Astronomers using NASA's Hubble Space Telescope have determined the orbital motion of two distinct populations of stars in an ancient globular star cluster, offering proof they formed at different times and providing a rare look back into the Milky Way galaxy's early days.
Researchers led by Harvey Richer of the University of British Columbia in Vancouver combined recent Hubble observations with eight years' worth of data from the telescope's archive to determine the motions of the stars in the globular cluster 47 Tucanae, which is located about 16,700 light-years away in the southern constellation Tucana.
The analysis enabled researchers, for the first time, to link the movement of stars in the clusters with the stars' ages. The two populations in 47 Tucanae differ in age by less than 100 million years.
"When analyzing the motions of stars, the longer the time baseline for observations, the more accurately we can measure their motion," said Richer. "These data are so good, we can actually see the individual motions of the stars in the cluster. The data offer detailed evidence to help us understand how various stellar populations formed in such clusters."
The Milky Way's globular clusters are the surviving relics from our galaxy's formation. They offer insights into the early history of our galaxy. 47 Tucanae is 10.5 billion years old and one of the brightest of our galaxy's more than 150 globular clusters. The cluster measures about 120 light-years wide.
Previous spectroscopic studies revealed many globular clusters contain stars of varying chemical compositions, suggesting multiple episodes of star birth. This Hubble analysis supports those studies, but adds the stars' orbital motion to the analysis.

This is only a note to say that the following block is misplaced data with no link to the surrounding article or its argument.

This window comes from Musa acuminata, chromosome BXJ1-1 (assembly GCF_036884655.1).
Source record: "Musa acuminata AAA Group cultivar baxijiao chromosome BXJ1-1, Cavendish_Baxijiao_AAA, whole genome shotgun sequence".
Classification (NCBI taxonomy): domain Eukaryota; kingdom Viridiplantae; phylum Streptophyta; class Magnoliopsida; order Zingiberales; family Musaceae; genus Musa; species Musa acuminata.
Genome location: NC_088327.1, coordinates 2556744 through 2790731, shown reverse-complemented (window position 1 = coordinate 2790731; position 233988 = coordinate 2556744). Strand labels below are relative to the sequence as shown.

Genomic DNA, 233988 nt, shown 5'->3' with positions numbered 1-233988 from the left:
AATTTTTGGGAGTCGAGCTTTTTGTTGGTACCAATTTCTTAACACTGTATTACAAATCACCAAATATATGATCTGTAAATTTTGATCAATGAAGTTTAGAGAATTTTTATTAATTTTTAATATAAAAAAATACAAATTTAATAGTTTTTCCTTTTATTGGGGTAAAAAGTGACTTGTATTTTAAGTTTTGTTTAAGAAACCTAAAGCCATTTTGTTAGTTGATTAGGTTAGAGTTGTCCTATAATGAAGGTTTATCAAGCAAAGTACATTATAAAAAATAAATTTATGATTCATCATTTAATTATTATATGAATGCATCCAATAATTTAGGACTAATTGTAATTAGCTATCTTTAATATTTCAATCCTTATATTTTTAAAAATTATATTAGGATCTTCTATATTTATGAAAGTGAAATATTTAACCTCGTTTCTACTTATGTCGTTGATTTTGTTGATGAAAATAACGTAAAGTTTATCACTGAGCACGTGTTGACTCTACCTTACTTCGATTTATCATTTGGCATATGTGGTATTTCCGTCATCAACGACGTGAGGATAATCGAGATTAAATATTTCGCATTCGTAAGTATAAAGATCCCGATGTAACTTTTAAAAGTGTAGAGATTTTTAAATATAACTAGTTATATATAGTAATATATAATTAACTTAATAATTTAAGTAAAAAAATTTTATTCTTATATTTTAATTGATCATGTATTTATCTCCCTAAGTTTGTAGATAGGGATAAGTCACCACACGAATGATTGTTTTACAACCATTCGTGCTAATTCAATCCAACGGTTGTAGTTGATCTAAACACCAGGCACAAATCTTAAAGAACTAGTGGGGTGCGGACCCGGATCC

Richer and his team used Hubble's Advanced Camera for Surveys to observe the cluster in 2010. They combined those observations with 754 archival images to measure the change in position of more than 30,000 stars. Using these data, they could discern how fast the stars move. The team also measured the stars' brightness and temperatures.
This stellar archaeology identified the two distinct populations of stars. The first population consists of redder stars, which are older, less chemically enriched, and orbiting in random circles. The second population consists of bluer stars, which are younger, more chemically enhanced, and moving in more elliptical orbits.
The lack of heavier elements in the redder stars reflects the initial composition of the gas that formed the cluster. After the most massive of these stars completed their stellar evolution, they expelled gas enriched with heavier elements back into the cluster. This gas collided with other gas and formed a second, more chemically enriched generation of stars that was concentrated toward the cluster center. Over time these stars moved slowly outward into more elliptical orbits.
This is not the first time Hubble has revealed multiple generations of stars in globular clusters. In 2007, Hubble researchers found three generations of stars in the massive globular cluster NGC 2808. But Richer's team is the first to link stellar dynamics to separate populations.
The team's results are published in the July 1 issue of the Astrophysical Journal Letters.
The Hubble Space Telescope is a cooperative project between NASA and the European Space Agency. NASA's Goddard Space Flight Center in Greenbelt, Md., manages the telescope. The Space Telescope Science Institute (STScI) in Baltimore, Md., conducts Hubble science operations. STScI is operated by the Association of Universities for Research in Astronomy Inc. in Washington.
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